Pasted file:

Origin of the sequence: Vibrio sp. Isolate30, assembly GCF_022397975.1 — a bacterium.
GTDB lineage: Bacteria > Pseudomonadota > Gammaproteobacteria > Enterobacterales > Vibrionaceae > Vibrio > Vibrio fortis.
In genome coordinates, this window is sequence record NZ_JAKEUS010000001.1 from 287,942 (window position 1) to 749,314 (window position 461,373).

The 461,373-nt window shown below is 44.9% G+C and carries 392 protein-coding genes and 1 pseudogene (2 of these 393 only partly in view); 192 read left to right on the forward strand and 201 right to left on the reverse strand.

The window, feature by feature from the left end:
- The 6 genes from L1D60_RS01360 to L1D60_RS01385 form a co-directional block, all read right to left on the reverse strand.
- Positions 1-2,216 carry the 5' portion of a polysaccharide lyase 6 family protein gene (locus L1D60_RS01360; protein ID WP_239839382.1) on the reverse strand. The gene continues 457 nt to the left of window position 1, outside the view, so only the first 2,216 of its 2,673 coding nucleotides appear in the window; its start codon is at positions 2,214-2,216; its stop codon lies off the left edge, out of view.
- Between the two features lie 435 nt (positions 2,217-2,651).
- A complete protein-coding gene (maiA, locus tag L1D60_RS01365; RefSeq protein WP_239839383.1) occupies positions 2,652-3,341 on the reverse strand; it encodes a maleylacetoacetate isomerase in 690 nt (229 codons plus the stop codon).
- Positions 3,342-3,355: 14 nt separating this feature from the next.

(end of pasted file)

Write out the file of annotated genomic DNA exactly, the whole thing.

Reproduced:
Origin of the sequence: Vibrio sp. Isolate30, assembly GCF_022397975.1 — a bacterium.
GTDB lineage: Bacteria > Pseudomonadota > Gammaproteobacteria > Enterobacterales > Vibrionaceae > Vibrio > Vibrio fortis.
In genome coordinates, this window is sequence record NZ_JAKEUS010000001.1 from 287,942 (window position 1) to 749,314 (window position 461,373).

The 461,373-nt window shown below is 44.9% G+C and carries 392 protein-coding genes and 1 pseudogene (2 of these 393 only partly in view); 192 read left to right on the forward strand and 201 right to left on the reverse strand.

The window, feature by feature from the left end:
- The 6 genes from L1D60_RS01360 to L1D60_RS01385 form a co-directional block, all read right to left on the reverse strand.
- Positions 1-2,216 carry the 5' portion of a polysaccharide lyase 6 family protein gene (locus L1D60_RS01360; protein ID WP_239839382.1) on the reverse strand. The gene continues 457 nt to the left of window position 1, outside the view, so only the first 2,216 of its 2,673 coding nucleotides appear in the window; its start codon is at positions 2,214-2,216; its stop codon lies off the left edge, out of view.
- Between the two features lie 435 nt (positions 2,217-2,651).
- A complete protein-coding gene (maiA, locus tag L1D60_RS01365; RefSeq protein WP_239839383.1) occupies positions 2,652-3,341 on the reverse strand; it encodes a maleylacetoacetate isomerase in 690 nt (229 codons plus the stop codon).
- Positions 3,342-3,355: 14 nt separating this feature from the next.